Text: S.Res.142 — 116th Congress (2019-2020)All Information (Except Text)

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Agreed to Senate (01/08/2020)


116th CONGRESS
2d Session
S. RES. 142


Condemning the Government of the Philippines for its continued detention of Senator Leila De Lima, calling for her immediate release, and for other purposes.


IN THE SENATE OF THE UNITED STATES

April 4, 2019

Mr. Markey (for himself, Mr. Rubio, Mr. Durbin, Mrs. Blackburn, Mr. Coons, Mr. Merkley, Ms. Smith, Mr. Leahy, Mr. Schatz, Mrs. Feinstein, Mr. Booker, and Mr. Cardin) submitted the following resolution; which was referred to the Committee on Foreign Relations

December 17, 2019

Reported by Mr. Risch, with an amendment and an amendment to the preamble

January 8, 2020

Considered, amended, and agreed to with an amended preamble


RESOLUTION

Condemning the Government of the Philippines for its continued detention of Senator Leila De Lima, calling for her immediate release, and for other purposes.

    Whereas extrajudicial killings perpetrated by the Government of the Philippines as part of a government-directed antidrug campaign present the foremost human rights challenge in the Philippines;

    Whereas the Department of State’s 2017 Human Rights Report notes numerous human rights concerns, including the persecution of human rights defenders and the detention of political prisoners in the Philippines, stating, “The most significant human rights issues included: killings by security forces, vigilantes and others allegedly connected to the government, and by insurgents; torture and abuse of prisoners and detainees by security forces; often harsh and life threatening prison conditions; war­rant­less arrests by security forces and cases of apparent government disregard for legal rights and due process; political prisoners; killings of and threats against journalists; official corruption and abuse of power; threats of violence against human rights activists; violence against women; and forced labor.”;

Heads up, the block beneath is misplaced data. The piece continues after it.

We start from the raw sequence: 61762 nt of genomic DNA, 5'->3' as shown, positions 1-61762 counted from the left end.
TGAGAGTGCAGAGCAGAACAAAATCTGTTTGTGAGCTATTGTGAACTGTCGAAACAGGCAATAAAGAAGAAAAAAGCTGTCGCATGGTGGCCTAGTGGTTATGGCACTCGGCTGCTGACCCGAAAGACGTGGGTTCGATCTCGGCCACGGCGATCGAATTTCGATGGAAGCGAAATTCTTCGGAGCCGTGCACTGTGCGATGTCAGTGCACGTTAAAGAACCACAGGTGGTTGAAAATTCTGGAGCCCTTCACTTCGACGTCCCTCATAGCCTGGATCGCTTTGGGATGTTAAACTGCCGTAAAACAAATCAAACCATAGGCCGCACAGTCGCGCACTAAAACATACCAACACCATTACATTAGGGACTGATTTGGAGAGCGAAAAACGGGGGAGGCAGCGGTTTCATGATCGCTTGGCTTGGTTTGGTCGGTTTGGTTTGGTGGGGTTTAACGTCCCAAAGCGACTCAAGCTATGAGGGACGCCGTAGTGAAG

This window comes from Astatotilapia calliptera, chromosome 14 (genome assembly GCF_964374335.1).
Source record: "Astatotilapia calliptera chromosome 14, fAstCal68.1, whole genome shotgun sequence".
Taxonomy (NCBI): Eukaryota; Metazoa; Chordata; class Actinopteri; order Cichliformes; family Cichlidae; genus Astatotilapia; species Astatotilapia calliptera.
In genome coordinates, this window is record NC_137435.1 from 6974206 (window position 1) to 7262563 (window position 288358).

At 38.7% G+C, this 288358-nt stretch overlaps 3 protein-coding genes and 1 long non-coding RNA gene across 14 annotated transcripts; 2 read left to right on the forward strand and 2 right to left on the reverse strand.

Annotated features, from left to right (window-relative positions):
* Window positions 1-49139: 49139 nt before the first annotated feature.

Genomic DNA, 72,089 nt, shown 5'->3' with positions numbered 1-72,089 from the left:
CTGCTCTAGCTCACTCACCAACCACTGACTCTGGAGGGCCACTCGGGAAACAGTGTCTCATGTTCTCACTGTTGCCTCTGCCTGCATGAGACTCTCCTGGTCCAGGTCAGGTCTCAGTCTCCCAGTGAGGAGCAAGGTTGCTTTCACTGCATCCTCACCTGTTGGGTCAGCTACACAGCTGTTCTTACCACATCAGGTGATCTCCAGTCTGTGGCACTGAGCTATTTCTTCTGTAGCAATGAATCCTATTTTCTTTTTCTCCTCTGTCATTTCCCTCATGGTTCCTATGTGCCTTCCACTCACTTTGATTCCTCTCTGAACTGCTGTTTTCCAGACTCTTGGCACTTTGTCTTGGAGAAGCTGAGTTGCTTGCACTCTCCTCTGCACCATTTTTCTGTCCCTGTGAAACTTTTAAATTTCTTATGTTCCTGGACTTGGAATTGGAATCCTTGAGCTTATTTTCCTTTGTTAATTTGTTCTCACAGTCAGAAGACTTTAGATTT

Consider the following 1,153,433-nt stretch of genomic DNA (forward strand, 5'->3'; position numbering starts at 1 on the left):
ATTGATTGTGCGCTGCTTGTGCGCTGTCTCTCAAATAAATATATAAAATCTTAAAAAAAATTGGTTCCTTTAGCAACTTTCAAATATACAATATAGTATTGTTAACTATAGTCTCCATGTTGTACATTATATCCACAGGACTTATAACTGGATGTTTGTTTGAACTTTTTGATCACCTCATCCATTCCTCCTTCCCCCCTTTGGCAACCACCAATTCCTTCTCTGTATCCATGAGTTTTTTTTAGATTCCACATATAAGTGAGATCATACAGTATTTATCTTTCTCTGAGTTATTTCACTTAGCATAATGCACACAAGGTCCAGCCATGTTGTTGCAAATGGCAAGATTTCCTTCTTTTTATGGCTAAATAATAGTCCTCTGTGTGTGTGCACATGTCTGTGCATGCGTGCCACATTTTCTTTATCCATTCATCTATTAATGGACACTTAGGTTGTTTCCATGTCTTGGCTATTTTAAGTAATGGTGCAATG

Whereas the Department of State’s 2018 Human Rights report notes numerous human rights concerns in the Philippines, including “unlawful or arbitrary killings by security forces, vigilantes, and others allegedly connected to the government, and by insurgents; forced disappearance; torture; arbitrary detention; harsh and life-threatening prison conditions; political prisoners; arbitrary or unlawful interference with privacy; criminal libel; killings of and threats against journalists; official corruption and abuse of power; and the use of forced and child labor”;